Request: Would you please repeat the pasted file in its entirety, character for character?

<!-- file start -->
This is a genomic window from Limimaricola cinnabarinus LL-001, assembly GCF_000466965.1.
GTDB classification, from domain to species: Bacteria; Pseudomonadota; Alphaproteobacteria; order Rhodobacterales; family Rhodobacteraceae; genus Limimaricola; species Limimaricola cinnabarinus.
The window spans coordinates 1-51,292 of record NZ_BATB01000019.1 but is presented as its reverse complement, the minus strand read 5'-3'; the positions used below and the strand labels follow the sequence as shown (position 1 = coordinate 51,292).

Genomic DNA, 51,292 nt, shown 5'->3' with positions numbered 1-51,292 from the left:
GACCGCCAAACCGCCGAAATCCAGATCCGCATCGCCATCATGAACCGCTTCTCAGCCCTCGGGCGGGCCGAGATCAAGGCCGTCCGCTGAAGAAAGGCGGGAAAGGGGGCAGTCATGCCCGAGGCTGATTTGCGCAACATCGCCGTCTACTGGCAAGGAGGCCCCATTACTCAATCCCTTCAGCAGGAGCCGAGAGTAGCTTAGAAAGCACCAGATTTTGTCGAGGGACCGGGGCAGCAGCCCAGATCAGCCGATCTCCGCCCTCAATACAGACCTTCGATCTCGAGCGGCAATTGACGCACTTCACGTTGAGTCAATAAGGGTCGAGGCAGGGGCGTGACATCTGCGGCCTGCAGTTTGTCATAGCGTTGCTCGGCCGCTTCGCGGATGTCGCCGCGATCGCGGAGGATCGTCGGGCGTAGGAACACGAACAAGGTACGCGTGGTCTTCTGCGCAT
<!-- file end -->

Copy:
This is a genomic window from Limimaricola cinnabarinus LL-001, assembly GCF_000466965.1.
GTDB classification, from domain to species: Bacteria; Pseudomonadota; Alphaproteobacteria; order Rhodobacterales; family Rhodobacteraceae; genus Limimaricola; species Limimaricola cinnabarinus.
The window spans coordinates 1-51,292 of record NZ_BATB01000019.1 but is presented as its reverse complement, the minus strand read 5'-3'; the positions used below and the strand labels follow the sequence as shown (position 1 = coordinate 51,292).

Genomic DNA, 51,292 nt, shown 5'->3' with positions numbered 1-51,292 from the left:
GACCGCCAAACCGCCGAAATCCAGATCCGCATCGCCATCATGAACCGCTTCTCAGCCCTCGGGCGGGCCGAGATCAAGGCCGTCCGCTGAAGAAAGGCGGGAAAGGGGGCAGTCATGCCCGAGGCTGATTTGCGCAACATCGCCGTCTACTGGCAAGGAGGCCCCATTACTCAATCCCTTCAGCAGGAGCCGAGAGTAGCTTAGAAAGCACCAGATTTTGTCGAGGGACCGGGGCAGCAGCCCAGATCAGCCGATCTCCGCCCTCAATACAGACCTTCGATCTCGAGCGGCAATTGACGCACTTCACGTTGAGTCAATAAGGGTCGAGGCAGGGGCGTGACATCTGCGGCCTGCAGTTTGTCATAGCGTTGCTCGGCCGCTTCGCGGATGTCGCCGCGATCGCGGAGGATCGTCGGGCGTAGGAACACGAACAAGGTACGCGTGGTCTTCTGCGCAT